Last year, when the designer Karl Lagerfield died, reports suggested that he had left some or all of his $195 million fortune to his cat, Choupette. This struck many people as an outrageous act of celebrity eccentricity, but in fact a lot of people like to provide for their pets in their estate plans. Needless to say, few people have anything like $195 million in their estates to leave to their pets, their relatives or anyone else, but every pet lover wants to make sure their animal companions are well cared for after they are gone.
One way to achieve this is by transferring ownership of the animal in a will. For instance, you might put wording in your will that gives your beloved golden retriever to your nephew, who always loved the dog.
However, transferring property through a will takes time, and it is in some ways ill-suited for transferring ownership of a living creature who will need food, medical care and attention every day. What’s more, transferring ownership of a pet doesn’t do a lot of good if the new owner doesn’t have the resources to care for the animal. For these and other reasons, some pet owners set up a pet trust.
How trusts work
Trusts are some of the most powerful tools in estate planning, and they can be adapted to many purposes, including care for a pet. Put simply, a trust is a way of dividing ownership of property between a trustee and beneficiaries. A trustee manages the property on behalf of a beneficiary or beneficiaries.
Trusts can take many forms, but in a fairly common scenario a trustee takes possession of an investment account and manages it for the benefit of named beneficiaries. The trustee sees that the principle property continues to grow, while giving reports to the beneficiaries along with checks once a year, quarterly, or at whatever regular interval is prescribed in the terms of the trust itself.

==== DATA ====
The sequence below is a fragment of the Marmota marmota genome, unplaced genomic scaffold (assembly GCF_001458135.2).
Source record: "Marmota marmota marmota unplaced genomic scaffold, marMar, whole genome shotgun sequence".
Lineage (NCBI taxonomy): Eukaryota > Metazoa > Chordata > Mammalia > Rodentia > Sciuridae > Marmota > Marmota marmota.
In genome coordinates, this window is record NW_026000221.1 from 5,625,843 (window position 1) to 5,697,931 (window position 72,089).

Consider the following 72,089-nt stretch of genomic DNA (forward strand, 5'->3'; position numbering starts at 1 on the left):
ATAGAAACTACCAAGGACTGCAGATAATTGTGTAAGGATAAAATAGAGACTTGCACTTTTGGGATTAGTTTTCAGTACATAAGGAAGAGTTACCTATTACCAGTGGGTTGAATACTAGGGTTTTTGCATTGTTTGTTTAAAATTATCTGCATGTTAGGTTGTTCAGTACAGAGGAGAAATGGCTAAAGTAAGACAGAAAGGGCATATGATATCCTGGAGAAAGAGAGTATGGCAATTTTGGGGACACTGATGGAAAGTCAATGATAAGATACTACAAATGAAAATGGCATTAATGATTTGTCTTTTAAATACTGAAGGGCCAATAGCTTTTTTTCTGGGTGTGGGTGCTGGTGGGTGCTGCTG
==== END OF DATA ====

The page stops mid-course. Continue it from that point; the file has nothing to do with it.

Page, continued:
The terms of the trust itself can dictate how the money is to be used. For instance, a pet trust can specify that the funds will be used to pay for the animal’s food, medical care and other costs. Any pet owner knows that these costs can be high enough for dogs and cats, but they can be very expensive for animals such as horses, which need special facilities.
Every state, including Georgia, has a law allowing for pet trusts. Many states place time limits of of 21 years or less on pet trusts, but Georgia law specifies that a pet trust can last for the life of the animal.
Setting up a trust isn’t always easy, and it may not be the right choice for every pet owner. However, a pet trust can be a good way to see that animal friends are cared for, that heirs understand their obligations and that one’s wishes are honored.